Charleston, SC contractor, Ryan Jackson, owner of Jackson Construction, LLC is well aware of how scary it can be having a child come in contact with lead paint. A few years back as Mr. Jackson was renovating his current residence, he and his wife discovered that their eldest daughter, then a baby, had chewed on a window stool. Immediately Mr. Jackson took action and followed the steps he had learned when he became a certified lead renovator.

Following the step by step guide listed in the U.S. Department of Housing and Urban Development Office of Healthy Homes and Lead Hazard Control Mr. Jackson eliminated any and all lead dangers in his home and felt compelled and a sense of obligation to inform all of his clients of the health risks that lead paint can and would cause if not taken care of. According to this guide, Most homes built before 1978 contain some lead-based paint, but Lead based paint is more common and was used more extensively in homes built before 1950, which have a higher concentration of lead.

According to the American Council on Science and Health, lead continues to receive as much attention as any modern environmental health risk and some would still characterize lead as America’s leading environmental health concern. Children are more sensitive than adults to the effects of lead and precaution should be taken to eliminate childhood exposure. A small amount of exposure is not to be ignored being that it can cause permanent damage to the brain and nervous system, leading to behavior and learning problems, lower IQ, and hearing problems, slowed growth and Anemia.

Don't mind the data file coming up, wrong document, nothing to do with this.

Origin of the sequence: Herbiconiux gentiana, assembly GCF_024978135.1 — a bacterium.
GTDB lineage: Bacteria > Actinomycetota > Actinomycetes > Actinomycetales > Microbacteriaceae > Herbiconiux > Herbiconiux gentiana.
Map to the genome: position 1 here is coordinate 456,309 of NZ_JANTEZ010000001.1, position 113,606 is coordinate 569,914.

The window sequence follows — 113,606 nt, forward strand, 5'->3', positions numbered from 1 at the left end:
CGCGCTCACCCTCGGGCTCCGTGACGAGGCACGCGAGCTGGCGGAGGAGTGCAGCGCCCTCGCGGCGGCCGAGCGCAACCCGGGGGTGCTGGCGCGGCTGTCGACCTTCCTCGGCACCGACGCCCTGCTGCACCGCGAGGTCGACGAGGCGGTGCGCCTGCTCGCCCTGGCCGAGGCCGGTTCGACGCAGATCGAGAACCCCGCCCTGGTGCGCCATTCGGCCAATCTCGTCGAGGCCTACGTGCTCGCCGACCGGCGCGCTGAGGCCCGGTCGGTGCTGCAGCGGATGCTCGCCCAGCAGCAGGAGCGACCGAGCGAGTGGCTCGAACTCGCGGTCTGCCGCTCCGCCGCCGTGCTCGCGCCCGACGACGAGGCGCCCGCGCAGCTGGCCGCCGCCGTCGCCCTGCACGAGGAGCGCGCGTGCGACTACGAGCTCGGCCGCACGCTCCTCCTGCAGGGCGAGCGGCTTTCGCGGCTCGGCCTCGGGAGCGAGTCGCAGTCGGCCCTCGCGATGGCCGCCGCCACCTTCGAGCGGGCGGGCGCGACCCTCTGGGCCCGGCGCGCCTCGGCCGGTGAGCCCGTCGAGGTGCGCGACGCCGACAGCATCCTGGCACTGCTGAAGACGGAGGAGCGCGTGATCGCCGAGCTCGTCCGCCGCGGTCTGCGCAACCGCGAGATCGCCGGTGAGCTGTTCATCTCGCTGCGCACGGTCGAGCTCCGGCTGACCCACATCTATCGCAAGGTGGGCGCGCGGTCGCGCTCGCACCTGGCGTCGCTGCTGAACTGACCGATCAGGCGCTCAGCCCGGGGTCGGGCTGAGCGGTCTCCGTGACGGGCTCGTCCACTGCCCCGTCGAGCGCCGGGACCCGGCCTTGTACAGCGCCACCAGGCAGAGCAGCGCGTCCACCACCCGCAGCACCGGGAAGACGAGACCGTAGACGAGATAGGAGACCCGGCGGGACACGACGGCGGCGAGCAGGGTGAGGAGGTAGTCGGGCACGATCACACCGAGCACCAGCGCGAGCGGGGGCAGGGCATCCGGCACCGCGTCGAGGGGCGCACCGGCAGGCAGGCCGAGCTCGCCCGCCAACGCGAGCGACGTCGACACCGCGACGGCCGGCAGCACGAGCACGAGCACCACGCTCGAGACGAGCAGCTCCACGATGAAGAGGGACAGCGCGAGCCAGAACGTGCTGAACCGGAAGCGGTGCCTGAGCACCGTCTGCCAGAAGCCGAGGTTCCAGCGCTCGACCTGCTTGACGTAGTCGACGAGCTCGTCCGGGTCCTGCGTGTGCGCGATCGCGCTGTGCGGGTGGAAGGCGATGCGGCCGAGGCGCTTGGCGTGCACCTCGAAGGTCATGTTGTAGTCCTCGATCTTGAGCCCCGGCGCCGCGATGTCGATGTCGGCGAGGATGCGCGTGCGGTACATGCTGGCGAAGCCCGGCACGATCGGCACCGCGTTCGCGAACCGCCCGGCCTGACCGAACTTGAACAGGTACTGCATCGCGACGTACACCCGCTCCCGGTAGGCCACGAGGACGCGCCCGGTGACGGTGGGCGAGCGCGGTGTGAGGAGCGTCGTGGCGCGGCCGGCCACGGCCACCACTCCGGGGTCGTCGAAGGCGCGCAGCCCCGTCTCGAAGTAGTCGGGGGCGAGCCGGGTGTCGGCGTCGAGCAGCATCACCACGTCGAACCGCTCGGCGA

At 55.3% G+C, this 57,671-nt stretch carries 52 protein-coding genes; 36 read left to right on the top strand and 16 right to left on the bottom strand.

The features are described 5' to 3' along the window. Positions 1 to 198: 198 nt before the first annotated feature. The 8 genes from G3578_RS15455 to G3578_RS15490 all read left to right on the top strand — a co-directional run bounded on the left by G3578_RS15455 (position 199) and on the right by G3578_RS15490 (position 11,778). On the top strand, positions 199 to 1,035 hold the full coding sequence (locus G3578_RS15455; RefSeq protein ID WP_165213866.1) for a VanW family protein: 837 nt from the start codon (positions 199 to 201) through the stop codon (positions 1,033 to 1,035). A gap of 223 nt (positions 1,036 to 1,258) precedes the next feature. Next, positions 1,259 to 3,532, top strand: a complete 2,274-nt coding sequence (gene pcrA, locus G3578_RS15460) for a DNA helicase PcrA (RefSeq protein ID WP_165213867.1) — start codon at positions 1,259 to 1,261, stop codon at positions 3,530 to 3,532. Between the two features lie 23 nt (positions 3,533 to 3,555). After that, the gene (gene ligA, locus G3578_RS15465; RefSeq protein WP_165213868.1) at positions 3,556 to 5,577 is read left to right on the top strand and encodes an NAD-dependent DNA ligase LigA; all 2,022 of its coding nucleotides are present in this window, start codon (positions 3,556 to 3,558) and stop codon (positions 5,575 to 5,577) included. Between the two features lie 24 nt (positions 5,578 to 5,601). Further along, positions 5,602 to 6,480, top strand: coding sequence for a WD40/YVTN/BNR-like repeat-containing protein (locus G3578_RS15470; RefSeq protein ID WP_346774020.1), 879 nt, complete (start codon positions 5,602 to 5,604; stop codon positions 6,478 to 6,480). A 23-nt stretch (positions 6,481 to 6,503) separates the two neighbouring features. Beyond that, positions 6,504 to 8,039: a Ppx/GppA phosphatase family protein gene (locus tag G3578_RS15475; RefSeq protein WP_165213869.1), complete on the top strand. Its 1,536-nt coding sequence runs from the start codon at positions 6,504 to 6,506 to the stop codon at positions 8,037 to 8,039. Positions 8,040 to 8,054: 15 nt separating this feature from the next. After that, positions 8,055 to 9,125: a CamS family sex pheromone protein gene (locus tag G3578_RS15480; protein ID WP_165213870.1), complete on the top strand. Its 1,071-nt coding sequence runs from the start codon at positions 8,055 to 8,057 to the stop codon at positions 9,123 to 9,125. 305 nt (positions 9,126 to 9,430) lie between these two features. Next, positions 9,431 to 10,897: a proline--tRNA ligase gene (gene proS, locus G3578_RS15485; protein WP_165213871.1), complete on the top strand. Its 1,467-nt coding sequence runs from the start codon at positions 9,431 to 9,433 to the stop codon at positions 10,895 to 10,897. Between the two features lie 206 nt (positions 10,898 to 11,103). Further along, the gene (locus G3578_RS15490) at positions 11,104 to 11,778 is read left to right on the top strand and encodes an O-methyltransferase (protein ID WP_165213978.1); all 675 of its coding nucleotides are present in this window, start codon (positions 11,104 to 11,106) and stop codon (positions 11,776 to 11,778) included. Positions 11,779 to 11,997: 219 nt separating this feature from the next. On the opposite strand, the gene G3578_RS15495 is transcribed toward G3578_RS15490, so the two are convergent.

The fact remains that the health risk associated with lead paint is prevalent not only for homeowners and their health, but for those that are working to correct the problem and the more educated in lead paint safety one becomes, it will in turn benefit everyone involved. Below is a link the the U.S. Department of Housing and Urban Development Office of Healthy Homes and Lead Hazard Control. Mr. Jackson strongly believes that Whether you are planning on renovating or building a home, taking the right safety precautions will lead to a happier and healthier home.

Copy and page in your browser:
http://www.hud.gov/offices/lead/training/LBPguide.pdf
There are certain guidelines to correctly removing lead based areas from your home. Please take a moment and read through the above listed guide to properly remove these areas. If you should have any further questions or concerns, please feel free to contact Mr. Ryan Jackson directly at (843) 452-2272.

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